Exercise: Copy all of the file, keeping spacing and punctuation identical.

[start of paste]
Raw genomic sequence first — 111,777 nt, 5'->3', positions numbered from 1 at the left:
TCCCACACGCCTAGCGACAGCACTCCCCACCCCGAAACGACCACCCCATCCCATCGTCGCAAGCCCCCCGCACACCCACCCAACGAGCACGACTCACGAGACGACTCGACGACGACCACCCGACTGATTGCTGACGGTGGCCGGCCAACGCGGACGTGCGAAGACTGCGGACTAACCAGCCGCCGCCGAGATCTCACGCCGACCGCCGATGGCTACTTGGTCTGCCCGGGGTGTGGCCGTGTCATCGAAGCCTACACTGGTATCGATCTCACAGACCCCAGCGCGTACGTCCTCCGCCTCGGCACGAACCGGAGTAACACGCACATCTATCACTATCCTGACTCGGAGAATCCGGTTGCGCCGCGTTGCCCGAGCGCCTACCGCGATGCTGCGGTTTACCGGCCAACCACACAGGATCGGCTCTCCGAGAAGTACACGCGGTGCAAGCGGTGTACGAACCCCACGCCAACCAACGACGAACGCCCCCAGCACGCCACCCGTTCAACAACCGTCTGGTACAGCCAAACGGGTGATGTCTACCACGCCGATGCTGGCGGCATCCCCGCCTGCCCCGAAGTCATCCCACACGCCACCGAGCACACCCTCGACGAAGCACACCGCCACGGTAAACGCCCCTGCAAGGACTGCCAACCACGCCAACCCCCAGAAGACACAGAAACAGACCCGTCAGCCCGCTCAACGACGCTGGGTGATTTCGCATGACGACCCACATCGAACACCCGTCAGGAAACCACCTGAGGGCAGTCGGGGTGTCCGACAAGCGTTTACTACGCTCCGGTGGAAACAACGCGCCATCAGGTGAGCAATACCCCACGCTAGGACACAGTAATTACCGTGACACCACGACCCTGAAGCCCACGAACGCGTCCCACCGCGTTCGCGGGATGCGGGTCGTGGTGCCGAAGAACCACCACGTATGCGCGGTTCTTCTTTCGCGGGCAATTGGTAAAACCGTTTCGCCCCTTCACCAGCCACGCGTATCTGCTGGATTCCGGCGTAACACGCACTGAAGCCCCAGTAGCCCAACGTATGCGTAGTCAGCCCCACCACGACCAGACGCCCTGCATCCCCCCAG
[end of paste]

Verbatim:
Raw genomic sequence first — 111,777 nt, 5'->3', positions numbered from 1 at the left:
TCCCACACGCCTAGCGACAGCACTCCCCACCCCGAAACGACCACCCCATCCCATCGTCGCAAGCCCCCCGCACACCCACCCAACGAGCACGACTCACGAGACGACTCGACGACGACCACCCGACTGATTGCTGACGGTGGCCGGCCAACGCGGACGTGCGAAGACTGCGGACTAACCAGCCGCCGCCGAGATCTCACGCCGACCGCCGATGGCTACTTGGTCTGCCCGGGGTGTGGCCGTGTCATCGAAGCCTACACTGGTATCGATCTCACAGACCCCAGCGCGTACGTCCTCCGCCTCGGCACGAACCGGAGTAACACGCACATCTATCACTATCCTGACTCGGAGAATCCGGTTGCGCCGCGTTGCCCGAGCGCCTACCGCGATGCTGCGGTTTACCGGCCAACCACACAGGATCGGCTCTCCGAGAAGTACACGCGGTGCAAGCGGTGTACGAACCCCACGCCAACCAACGACGAACGCCCCCAGCACGCCACCCGTTCAACAACCGTCTGGTACAGCCAAACGGGTGATGTCTACCACGCCGATGCTGGCGGCATCCCCGCCTGCCCCGAAGTCATCCCACACGCCACCGAGCACACCCTCGACGAAGCACACCGCCACGGTAAACGCCCCTGCAAGGACTGCCAACCACGCCAACCCCCAGAAGACACAGAAACAGACCCGTCAGCCCGCTCAACGACGCTGGGTGATTTCGCATGACGACCCACATCGAACACCCGTCAGGAAACCACCTGAGGGCAGTCGGGGTGTCCGACAAGCGTTTACTACGCTCCGGTGGAAACAACGCGCCATCAGGTGAGCAATACCCCACGCTAGGACACAGTAATTACCGTGACACCACGACCCTGAAGCCCACGAACGCGTCCCACCGCGTTCGCGGGATGCGGGTCGTGGTGCCGAAGAACCACCACGTATGCGCGGTTCTTCTTTCGCGGGCAATTGGTAAAACCGTTTCGCCCCTTCACCAGCCACGCGTATCTGCTGGATTCCGGCGTAACACGCACTGAAGCCCCAGTAGCCCAACGTATGCGTAGTCAGCCCCACCACGACCAGACGCCCTGCATCCCCCCAG